Before looking ahead, let's first take a look at what happened in 2016. There is still no solution to the Syrian conflict and ISISproblem, the threat of Russia's and China's foreign policy ambitions is growing, and populism is on the rise in Europe. We also had the Brexit vote and Donald Trump's election win. In light of these events, you could say that markets held up fairly well. Does this mean political stock markets are essentially short-lived and that investors should turn their attention elsewhere? Hasn't it always been said that markets loathe uncertainty? The outcome of the Brexit process is still open, and it may take several months before we know which political agenda can and will be implemented in the United States. Not much proof of this uncertainty can be seen on the markets thus far, particularly on the U.S. stock markets.
On the contrary, U.S. markets are trading at record levels. Investors have been showering Trump with premature praise, expecting him to be a game changer. In this type of environment, investors can't afford to forego a political analysis. Especially when it comes to the United States, whose currency, interest rates and stock markets set the pace for the rest of the world. Investors need to make sure they have a clear idea of some aspects such as who decides, when do they decide and with or against whom, and who has veto power? Where are the monetary and fiscal boundaries, and which international ties should be considered? Those with a clear idea in the case of the Brexit vote and the U.S. election were and are already well ahead of most politicians and market players.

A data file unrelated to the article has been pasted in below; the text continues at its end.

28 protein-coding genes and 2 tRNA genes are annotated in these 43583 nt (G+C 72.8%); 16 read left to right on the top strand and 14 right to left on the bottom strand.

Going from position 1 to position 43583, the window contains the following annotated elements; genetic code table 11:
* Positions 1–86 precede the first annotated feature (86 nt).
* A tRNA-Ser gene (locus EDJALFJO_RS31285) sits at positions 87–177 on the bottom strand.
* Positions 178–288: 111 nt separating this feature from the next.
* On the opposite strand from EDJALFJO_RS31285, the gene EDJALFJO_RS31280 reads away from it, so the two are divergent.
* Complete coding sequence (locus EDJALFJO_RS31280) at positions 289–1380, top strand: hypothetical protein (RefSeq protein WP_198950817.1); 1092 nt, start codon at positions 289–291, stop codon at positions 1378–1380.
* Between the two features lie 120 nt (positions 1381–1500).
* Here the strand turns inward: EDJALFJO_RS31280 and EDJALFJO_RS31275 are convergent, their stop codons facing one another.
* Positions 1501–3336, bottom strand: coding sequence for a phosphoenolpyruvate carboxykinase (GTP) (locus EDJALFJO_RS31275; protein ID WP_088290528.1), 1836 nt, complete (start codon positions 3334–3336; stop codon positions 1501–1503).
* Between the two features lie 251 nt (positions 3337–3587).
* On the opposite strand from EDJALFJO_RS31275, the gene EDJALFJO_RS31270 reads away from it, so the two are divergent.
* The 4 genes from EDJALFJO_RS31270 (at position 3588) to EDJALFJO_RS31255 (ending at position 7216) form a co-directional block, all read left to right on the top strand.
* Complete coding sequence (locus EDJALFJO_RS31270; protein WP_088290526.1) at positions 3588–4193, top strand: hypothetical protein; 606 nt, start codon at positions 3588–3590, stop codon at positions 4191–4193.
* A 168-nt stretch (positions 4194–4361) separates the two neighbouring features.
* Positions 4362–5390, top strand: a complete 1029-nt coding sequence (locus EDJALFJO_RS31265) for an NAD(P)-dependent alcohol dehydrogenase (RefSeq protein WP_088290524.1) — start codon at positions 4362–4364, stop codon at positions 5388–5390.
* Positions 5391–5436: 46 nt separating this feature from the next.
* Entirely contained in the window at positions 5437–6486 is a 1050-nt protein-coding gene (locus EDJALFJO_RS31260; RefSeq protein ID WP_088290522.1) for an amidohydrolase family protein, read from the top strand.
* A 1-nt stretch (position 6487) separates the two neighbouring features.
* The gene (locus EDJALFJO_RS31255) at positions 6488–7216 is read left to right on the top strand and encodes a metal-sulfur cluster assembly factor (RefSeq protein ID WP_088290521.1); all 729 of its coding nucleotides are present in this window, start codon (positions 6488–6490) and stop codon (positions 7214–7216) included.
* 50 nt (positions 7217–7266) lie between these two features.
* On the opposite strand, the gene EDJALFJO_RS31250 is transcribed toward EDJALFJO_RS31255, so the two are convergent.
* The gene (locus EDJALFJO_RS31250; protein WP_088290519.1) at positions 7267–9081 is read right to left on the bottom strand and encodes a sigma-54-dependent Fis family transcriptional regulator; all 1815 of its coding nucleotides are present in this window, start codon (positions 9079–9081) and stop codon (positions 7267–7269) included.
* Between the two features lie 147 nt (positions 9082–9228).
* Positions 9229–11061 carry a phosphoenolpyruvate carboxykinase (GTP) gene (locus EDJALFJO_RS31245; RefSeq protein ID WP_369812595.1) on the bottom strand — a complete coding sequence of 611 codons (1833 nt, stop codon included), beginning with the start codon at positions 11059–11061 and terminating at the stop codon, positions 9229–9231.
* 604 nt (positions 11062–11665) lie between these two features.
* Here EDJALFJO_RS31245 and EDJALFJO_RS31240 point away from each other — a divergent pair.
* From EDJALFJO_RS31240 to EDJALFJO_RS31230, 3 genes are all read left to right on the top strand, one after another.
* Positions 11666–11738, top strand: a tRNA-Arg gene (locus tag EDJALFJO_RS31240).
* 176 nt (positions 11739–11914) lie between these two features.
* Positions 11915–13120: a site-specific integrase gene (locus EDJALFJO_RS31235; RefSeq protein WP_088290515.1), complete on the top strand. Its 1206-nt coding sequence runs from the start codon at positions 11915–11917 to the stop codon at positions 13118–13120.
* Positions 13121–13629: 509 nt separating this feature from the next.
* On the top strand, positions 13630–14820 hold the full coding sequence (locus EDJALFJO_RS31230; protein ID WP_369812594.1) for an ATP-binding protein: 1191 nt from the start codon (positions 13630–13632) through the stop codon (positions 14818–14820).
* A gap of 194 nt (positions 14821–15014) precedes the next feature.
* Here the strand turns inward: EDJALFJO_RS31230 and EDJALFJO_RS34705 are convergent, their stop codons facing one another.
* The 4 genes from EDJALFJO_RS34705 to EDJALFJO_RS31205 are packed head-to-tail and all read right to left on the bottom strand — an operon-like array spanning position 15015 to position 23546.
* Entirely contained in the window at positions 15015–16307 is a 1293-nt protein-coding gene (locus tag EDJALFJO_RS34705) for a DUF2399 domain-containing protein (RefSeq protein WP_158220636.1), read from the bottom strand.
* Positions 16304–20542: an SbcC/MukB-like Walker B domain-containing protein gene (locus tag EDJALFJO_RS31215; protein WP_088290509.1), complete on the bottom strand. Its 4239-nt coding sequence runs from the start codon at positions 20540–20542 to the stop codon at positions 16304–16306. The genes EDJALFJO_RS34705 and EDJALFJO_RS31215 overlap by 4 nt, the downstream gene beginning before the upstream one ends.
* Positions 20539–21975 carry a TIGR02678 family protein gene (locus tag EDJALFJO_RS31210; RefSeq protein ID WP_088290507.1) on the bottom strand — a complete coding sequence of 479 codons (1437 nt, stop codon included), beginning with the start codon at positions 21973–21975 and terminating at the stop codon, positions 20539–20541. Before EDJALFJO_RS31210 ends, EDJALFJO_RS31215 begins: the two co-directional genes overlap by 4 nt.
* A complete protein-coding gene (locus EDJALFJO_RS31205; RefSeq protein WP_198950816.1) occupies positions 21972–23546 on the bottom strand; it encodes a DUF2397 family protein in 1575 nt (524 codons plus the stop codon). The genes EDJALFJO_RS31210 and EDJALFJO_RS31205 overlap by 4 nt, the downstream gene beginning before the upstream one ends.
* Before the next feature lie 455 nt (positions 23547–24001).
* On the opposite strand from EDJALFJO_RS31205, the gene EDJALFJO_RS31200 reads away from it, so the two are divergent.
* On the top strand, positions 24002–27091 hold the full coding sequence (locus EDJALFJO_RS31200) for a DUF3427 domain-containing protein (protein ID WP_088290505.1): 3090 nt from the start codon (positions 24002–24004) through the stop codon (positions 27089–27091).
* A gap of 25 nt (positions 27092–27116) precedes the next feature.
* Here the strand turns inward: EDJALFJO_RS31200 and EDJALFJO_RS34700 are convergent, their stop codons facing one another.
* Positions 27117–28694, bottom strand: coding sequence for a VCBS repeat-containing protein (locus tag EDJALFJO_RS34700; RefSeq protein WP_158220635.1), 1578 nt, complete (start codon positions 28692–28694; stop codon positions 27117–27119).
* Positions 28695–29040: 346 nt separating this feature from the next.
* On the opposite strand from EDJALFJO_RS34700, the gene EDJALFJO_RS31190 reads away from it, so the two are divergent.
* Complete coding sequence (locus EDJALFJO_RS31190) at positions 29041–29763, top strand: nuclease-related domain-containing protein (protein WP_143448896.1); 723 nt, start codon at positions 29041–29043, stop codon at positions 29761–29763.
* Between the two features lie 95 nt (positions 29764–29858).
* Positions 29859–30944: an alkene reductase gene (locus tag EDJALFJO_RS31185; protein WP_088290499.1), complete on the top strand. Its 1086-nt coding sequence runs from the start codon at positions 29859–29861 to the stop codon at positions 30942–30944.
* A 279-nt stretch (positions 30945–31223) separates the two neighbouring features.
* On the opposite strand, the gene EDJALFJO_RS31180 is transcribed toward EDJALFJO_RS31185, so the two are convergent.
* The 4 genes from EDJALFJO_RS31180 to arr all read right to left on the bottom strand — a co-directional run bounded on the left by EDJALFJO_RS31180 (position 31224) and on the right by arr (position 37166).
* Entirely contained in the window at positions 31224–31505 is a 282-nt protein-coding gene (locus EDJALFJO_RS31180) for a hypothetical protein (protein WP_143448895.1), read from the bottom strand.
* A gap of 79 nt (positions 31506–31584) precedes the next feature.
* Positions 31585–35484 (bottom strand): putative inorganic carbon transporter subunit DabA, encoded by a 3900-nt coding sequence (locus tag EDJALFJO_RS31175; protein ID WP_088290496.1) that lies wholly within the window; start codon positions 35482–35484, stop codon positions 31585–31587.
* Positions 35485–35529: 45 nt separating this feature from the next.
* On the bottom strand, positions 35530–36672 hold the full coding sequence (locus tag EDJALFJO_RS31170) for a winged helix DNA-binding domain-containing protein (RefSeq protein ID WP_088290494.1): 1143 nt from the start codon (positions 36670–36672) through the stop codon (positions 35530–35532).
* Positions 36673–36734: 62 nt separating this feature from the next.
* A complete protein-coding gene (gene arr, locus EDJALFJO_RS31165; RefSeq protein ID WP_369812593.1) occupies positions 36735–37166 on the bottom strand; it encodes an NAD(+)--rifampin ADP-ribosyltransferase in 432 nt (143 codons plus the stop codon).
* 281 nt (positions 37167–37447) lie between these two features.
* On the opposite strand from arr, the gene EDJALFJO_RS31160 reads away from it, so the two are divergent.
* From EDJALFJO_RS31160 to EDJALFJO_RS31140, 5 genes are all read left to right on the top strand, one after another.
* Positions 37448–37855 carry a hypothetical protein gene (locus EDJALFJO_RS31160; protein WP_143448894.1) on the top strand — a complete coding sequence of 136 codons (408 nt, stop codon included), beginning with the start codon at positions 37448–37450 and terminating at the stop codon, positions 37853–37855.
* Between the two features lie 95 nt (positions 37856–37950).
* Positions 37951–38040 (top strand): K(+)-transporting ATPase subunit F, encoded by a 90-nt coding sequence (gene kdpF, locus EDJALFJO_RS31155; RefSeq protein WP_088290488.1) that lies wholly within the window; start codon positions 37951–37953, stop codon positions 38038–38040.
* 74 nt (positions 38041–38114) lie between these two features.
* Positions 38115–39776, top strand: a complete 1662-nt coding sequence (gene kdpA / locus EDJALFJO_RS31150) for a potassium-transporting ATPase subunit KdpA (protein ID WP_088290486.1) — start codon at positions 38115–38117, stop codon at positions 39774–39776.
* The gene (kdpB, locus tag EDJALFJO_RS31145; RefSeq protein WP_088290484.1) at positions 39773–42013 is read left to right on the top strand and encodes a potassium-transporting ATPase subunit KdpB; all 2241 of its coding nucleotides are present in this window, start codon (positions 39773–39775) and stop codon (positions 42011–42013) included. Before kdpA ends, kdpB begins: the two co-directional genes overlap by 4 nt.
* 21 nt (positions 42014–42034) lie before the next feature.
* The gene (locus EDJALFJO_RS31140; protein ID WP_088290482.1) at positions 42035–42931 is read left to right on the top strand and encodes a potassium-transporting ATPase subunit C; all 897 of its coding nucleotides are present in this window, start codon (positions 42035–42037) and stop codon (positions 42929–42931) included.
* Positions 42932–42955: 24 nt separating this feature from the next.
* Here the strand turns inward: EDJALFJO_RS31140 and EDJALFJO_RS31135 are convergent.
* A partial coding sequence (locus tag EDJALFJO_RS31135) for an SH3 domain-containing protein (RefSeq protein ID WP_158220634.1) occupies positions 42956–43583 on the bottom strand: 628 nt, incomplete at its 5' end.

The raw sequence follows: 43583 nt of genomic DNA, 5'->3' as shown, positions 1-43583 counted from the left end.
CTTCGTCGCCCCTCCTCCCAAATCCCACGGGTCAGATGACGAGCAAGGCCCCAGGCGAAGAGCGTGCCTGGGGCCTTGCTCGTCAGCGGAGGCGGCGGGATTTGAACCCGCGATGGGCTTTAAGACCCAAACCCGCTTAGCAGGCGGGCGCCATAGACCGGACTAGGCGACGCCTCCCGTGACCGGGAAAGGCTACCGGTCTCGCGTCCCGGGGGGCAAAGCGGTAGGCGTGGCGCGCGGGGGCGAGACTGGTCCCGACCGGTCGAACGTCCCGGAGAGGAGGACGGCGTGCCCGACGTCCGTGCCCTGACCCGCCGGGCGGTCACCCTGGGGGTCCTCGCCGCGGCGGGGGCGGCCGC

For the time being, however, markets are playing the "higher growth with a controllable rise in inflation" scenario. We also expect to see the kind of positive momentum that can be sparked by hopes of a stimulus package. At best, this euphoria takes on a dynamic all of its own and is reflected in economic data even before government measures take hold. If not, then U.S. markets are presently setting themselves up for a great potential disappointment. Should the new administration take longer than anticipated to accept the realities of governing, the market's enthusiasm may come to an abrupt end. The reverse is taking place on Europe's stock markets. These markets price in political risk, demonstrated by their valuation gap relative to the United States. Given the promising signs coming out of countries such as Spain, and even France where reformer Francois Fillon has won the conservative primaries, the potential for positive surprises could indeed lie in Europe. Nevertheless, we have chosen to enter the new year without any strong regional preferences. This decision, as well as all of our positions, will be reviewed regularly in view of U.S. political developments. We are keeping a close eye on the positive and negative surprise potential brought on by the coming U.S. President. After all, politics moves markets.
Stefan Kreuzkamp, Chief Investment Officer